Preferred zirconium compounds for making the Si—Zr sol are of the general formula (R—O )4 Zr wherein R is lower aliphatic having 2-5 carbon atoms, especially normal aliphatic (alkyl) groups, and, preferably, tetra-n-propoxyzirconium, because of its being readily available commercially. Branched aliphatic, alicyclic, or aryl groups should also perform satisfactorily. For applications involving extended exposure to hot/wet conditions, we want the organo moiety on the zirconium to have thermo-oxidative stability.
The preferred organosilane compounds include:
The organo moiety preferably is aliphatic or alicyclic, and generally is a lower n-alkoxy moiety having 2-5 carbon atoms. The organosilane includes typically an epoxy group (for bonding to epoxy or urethane resins or adhesives) or a primary amine (for bonding to polyimide resins or adhesives). We prefer aminophenyltrimethoxysilane in the Si:Y sols.
If the sols are alcohol-based, the preferred alcohols are ethanol, isopropanol, or another lower aliphatic alcohol. For Si—Y sols, we prefer isopropanol usually as about 20% of the solvent in water.
Sols of the present invention can be used to make sol-gel films on the following aluminum and titanium alloys: Al2024; Al7075; Ti-6-4; Ti-15-3-3-3; Ti-6-2-2-2-2; and Ti- 3-2.5. The sol coating method can also be used with copper or ferrous substrates, including stainless steel or an Inconel alloy.
2. Hybrid Laminates
Sol coated metals are useful in hybrid laminates like those described in U.S. Pat. Nos. 4,489,123 or 5,866,272. These hybrid laminates are candidates for use as aircraft skin panels and other structural applications in subsonic or, especially, supersonic aircraft. The utility of these hybrid laminates hinges on a sound, strong adhesive bond between the metal and resin. The sol coating of the present invention provides a high strength adhesion interface at relatively low cost compared with conventional alternatives in a reasonably simple manufacturing process.
Hybrid laminates should have a high modulus (absolute strength) and be fatigue resistant so that they have long life. They should exhibit thermomechanical and thermo-oxidative stability, especially in hot/wet conditions. They should have a high strength-to-weight ratio while having a relatively low density as compared to a solid (monolithic) metal. They should be damage resistant and damage tolerant, but they should dent like metal to visibly show damaged areas long before the damage results in actual failure of the part. They should be resistant to jet fuel and aerospace solvents. Finally, they should be resistant to crack growth, preferably slower than monolithic titanium.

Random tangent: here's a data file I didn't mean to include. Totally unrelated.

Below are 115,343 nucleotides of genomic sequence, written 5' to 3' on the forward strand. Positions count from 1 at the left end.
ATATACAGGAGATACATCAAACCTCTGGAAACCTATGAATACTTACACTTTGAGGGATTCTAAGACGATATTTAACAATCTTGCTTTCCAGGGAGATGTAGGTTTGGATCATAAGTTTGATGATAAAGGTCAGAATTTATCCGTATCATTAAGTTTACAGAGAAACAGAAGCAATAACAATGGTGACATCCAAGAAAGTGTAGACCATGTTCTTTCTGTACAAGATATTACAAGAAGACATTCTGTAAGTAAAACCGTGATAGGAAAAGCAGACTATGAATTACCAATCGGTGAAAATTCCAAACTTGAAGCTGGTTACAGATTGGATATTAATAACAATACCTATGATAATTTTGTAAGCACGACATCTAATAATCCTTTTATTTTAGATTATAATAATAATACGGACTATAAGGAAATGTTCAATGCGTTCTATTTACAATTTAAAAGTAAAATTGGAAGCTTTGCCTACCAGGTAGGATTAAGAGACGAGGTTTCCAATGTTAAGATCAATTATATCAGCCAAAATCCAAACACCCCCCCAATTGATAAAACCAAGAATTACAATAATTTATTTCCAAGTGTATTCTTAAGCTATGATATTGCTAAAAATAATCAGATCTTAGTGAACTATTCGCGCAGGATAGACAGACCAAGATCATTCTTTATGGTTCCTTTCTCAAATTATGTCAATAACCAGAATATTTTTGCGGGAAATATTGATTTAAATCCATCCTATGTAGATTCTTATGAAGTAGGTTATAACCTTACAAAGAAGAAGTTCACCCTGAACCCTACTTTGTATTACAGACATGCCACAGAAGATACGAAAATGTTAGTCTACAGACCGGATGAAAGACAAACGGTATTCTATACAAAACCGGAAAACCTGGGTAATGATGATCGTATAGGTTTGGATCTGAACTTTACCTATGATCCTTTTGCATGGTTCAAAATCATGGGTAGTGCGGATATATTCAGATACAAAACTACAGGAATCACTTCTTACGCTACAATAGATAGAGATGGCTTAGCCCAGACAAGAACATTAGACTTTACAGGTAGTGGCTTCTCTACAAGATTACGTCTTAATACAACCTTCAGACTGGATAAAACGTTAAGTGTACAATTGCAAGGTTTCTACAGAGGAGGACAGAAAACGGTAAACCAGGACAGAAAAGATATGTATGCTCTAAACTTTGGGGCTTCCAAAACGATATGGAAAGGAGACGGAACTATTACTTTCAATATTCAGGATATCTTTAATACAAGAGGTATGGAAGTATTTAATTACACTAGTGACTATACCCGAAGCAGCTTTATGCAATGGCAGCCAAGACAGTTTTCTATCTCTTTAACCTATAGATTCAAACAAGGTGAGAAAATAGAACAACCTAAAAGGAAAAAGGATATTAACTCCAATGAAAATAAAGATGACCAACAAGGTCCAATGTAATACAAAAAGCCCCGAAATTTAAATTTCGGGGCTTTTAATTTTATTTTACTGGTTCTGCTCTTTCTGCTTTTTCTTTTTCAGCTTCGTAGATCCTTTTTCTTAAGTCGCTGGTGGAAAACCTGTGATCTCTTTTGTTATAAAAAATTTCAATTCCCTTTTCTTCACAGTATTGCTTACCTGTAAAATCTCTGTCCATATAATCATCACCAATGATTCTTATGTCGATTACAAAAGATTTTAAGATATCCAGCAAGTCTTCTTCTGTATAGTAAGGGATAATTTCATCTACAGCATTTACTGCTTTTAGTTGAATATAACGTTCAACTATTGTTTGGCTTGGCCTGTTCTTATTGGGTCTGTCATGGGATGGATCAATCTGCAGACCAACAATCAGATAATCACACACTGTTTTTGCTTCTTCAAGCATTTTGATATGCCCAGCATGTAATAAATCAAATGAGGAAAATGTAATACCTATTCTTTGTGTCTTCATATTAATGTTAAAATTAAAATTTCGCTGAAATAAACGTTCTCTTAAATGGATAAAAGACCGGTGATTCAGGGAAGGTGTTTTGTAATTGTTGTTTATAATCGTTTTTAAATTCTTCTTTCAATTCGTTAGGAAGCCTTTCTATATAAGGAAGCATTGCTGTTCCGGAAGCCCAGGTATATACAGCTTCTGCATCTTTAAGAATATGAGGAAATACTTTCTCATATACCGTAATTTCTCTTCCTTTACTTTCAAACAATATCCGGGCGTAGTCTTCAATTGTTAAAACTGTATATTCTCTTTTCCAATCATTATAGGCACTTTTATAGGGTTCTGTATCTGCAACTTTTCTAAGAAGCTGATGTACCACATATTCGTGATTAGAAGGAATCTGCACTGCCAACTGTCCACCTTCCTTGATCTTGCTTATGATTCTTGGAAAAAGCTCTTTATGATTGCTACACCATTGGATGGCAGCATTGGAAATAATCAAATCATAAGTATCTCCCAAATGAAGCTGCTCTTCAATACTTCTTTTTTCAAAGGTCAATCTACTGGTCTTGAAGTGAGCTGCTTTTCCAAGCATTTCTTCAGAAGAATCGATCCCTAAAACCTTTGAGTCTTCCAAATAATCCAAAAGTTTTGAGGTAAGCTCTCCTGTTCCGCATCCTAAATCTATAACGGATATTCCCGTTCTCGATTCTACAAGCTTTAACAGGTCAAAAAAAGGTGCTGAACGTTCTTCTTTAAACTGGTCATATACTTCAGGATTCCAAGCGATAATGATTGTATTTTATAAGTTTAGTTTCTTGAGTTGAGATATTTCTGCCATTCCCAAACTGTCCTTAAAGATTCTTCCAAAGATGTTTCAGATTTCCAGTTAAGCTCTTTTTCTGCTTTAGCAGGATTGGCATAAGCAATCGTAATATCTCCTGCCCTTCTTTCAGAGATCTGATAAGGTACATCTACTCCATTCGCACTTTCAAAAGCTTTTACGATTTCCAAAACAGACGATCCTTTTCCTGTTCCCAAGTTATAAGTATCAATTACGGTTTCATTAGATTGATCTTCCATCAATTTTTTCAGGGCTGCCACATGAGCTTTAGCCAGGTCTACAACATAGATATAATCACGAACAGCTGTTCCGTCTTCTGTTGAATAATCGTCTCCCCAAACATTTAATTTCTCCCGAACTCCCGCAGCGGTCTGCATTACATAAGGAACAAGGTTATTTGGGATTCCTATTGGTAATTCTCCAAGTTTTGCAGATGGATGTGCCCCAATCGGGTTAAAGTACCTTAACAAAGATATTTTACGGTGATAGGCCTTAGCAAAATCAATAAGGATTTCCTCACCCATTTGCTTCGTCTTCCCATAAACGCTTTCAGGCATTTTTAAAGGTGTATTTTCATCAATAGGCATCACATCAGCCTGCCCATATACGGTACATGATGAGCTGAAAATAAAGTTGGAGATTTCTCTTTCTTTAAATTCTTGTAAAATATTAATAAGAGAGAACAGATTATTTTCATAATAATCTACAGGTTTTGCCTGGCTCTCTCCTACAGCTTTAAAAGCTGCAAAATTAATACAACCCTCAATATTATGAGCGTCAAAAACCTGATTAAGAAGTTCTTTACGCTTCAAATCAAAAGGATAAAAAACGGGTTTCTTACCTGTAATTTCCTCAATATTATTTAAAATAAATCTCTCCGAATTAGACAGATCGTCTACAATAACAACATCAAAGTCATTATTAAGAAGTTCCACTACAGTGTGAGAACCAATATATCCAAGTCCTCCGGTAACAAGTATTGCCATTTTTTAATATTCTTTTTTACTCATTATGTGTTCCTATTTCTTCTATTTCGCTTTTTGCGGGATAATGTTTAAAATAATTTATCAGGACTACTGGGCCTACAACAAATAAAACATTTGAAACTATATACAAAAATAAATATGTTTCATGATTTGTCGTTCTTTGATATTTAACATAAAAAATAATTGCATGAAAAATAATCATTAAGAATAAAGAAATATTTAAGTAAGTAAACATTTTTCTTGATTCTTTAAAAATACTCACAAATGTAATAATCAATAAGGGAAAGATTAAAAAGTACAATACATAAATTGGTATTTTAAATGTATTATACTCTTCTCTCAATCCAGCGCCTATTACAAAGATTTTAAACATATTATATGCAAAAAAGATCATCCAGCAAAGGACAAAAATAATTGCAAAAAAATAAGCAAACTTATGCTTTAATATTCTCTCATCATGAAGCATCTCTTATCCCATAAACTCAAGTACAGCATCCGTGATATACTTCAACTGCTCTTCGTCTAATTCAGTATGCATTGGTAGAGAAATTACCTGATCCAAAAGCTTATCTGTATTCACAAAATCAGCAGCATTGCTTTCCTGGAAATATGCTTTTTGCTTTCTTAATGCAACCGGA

The hybrid laminates generally have alternating layers of titanium alloy foil 110 and a fiber-reinforced organic matrix composite 120 (FIG. 1). The foil typically is sol coated to enhance adhesion between the foil and the matrix resin of the composite (and any intervening primers or adhesives). The foil typically is about 0.01-0.003 inches thick (3-10 mils) of β- annealed titanium alloy having a yield strain of greater than about 1%. The composite typically is a polyimide reinforced with high strength carbon fibers. The polyimide is an advanced thermoplastic or thermosetting resin capable of extended exposure to elevated temperatures in excess of 350° F. , such as BMI, PETI-5, or a Lubowitz and Sheppard polyimide. The composite is one or more plies to provide a thickness between the adjacent foils of about 0.005-0.03 inches (5-30 mils). Other configurations of the hybrid laminates, like metal reinforced resin composites, might be used.
The preferred composite is formed from a prepreg in the form of a tow, tape, or woven fabric of continuous, reinforcing fibers coated with a resin to form a continuous strip. Typically, we use a unidirectional tape. The fibers make up from about 50 to 70 volume percent of the resin and fibers when the fiber is carbon, and from about 40 to about 60 volume percent when the fiber is boron. When a mixture of carbon and boron fibers is used, total fiber volume is in the range 75 to 80 volume percent. The plies may be oriented to adjust the properties of the resulting composite, such as 0°/90° or 0° /−45° /+45° /0°, or the like.
Hybrid laminates of this type exhibit high open-hole tensile strength and high compressive strength, thereby facilitating mechanical joining of adjacent parts in the aircraft structure through fasteners. The laminates might also include Z-pin reinforcement in the composite layers or through the entire thickness of the laminate. Z-pinning techniques are described in U.S. patent applications Ser. Nos. 08/582,297 and 08/658,927; and U.S. Pat. No. 5,862,975; 5,736,222; and 5,869,165, which we incorporate by reference.
The hybrid laminates can be used in skin panels on fuselage sections, wing sections, strakes, vertical and horizontal stabilizers, and the like. The laminates are generally bonded as the skins 100 of sandwich panels that preferably are symmetrical and include a central core 130 of titanium alloy honeycomb, phenolic honeycomb, paper honeycomb, or the like (FIG. 1), depending on the desired application of sandwich panel. Sandwich panels are a low density (lightweight), high strength, high modulus, tailorable structure that has exceptional fatigue resistance and excellent thermal-mechanical endurance properties.
The hybrid laminates are also resistant to zone 1 lightning strikes because of the outer titanium foil.
Outer metal layers protect the underlying composite from the most severe hot/wet conditions and the cleaning solvents that will be experienced during the service life of the product, especially if it is used on supersonic aircraft.